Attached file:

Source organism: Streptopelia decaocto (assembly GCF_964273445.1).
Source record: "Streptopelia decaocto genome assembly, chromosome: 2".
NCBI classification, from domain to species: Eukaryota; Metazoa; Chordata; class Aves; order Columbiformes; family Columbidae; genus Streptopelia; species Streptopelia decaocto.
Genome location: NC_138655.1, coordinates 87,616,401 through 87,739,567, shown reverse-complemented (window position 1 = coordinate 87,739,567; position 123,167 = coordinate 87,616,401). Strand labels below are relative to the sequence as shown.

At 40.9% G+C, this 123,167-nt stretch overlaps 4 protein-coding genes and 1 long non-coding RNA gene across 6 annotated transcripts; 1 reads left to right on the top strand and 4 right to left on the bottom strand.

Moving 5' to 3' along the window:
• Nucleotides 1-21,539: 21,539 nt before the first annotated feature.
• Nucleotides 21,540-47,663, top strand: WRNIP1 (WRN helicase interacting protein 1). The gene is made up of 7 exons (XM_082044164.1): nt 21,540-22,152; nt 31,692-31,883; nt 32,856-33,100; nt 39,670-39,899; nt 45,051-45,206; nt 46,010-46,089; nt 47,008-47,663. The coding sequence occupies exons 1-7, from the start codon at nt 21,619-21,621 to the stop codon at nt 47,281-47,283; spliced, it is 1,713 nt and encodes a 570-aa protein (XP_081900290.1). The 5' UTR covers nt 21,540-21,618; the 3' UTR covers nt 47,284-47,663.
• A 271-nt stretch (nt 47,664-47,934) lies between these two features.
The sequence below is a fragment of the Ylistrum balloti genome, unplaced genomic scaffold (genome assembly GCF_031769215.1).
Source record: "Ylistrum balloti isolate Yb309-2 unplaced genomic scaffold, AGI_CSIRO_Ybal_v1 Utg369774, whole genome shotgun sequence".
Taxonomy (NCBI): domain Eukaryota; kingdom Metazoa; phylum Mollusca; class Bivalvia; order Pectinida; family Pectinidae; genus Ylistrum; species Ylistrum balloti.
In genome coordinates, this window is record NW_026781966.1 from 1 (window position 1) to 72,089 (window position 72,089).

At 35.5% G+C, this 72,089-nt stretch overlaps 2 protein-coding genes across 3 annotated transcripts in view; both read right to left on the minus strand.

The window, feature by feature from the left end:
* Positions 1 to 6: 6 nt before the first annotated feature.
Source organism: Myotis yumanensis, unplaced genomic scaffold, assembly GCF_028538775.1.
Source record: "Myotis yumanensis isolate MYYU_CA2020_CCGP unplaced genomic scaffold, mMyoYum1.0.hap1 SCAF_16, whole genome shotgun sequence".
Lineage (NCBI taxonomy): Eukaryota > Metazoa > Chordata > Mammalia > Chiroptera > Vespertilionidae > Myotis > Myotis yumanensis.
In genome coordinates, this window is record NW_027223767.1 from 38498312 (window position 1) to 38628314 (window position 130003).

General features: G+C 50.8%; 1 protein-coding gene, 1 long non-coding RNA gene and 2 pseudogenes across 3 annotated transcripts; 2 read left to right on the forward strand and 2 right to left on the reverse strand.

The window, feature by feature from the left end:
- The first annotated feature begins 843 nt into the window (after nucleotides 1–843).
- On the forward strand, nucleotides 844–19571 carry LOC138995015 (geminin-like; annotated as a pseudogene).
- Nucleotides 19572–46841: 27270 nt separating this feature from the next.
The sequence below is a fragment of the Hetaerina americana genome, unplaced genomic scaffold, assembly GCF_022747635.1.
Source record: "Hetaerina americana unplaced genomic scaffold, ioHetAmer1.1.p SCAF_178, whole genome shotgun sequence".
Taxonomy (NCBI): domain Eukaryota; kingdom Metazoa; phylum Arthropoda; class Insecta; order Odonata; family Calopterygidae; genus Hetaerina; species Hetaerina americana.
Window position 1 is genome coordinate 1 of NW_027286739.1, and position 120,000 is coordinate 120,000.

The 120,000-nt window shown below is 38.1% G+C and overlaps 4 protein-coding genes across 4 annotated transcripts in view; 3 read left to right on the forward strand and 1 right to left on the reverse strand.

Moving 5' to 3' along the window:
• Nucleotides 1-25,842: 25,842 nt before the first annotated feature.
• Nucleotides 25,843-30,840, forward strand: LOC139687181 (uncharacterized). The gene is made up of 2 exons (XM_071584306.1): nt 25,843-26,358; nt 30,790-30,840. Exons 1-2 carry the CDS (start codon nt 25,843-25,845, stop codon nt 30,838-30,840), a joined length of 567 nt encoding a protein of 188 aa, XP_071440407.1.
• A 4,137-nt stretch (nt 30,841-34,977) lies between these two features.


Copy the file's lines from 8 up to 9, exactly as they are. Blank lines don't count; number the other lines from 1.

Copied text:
• Nucleotides 21,540-47,663, top strand: WRNIP1 (WRN helicase interacting protein 1). The gene is made up of 7 exons (XM_082044164.1): nt 21,540-22,152; nt 31,692-31,883; nt 32,856-33,100; nt 39,670-39,899; nt 45,051-45,206; nt 46,010-46,089; nt 47,008-47,663. The coding sequence occupies exons 1-7, from the start codon at nt 21,619-21,621 to the stop codon at nt 47,281-47,283; spliced, it is 1,713 nt and encodes a 570-aa protein (XP_081900290.1). The 5' UTR covers nt 21,540-21,618; the 3' UTR covers nt 47,284-47,663.
• A 271-nt stretch (nt 47,664-47,934) lies between these two features.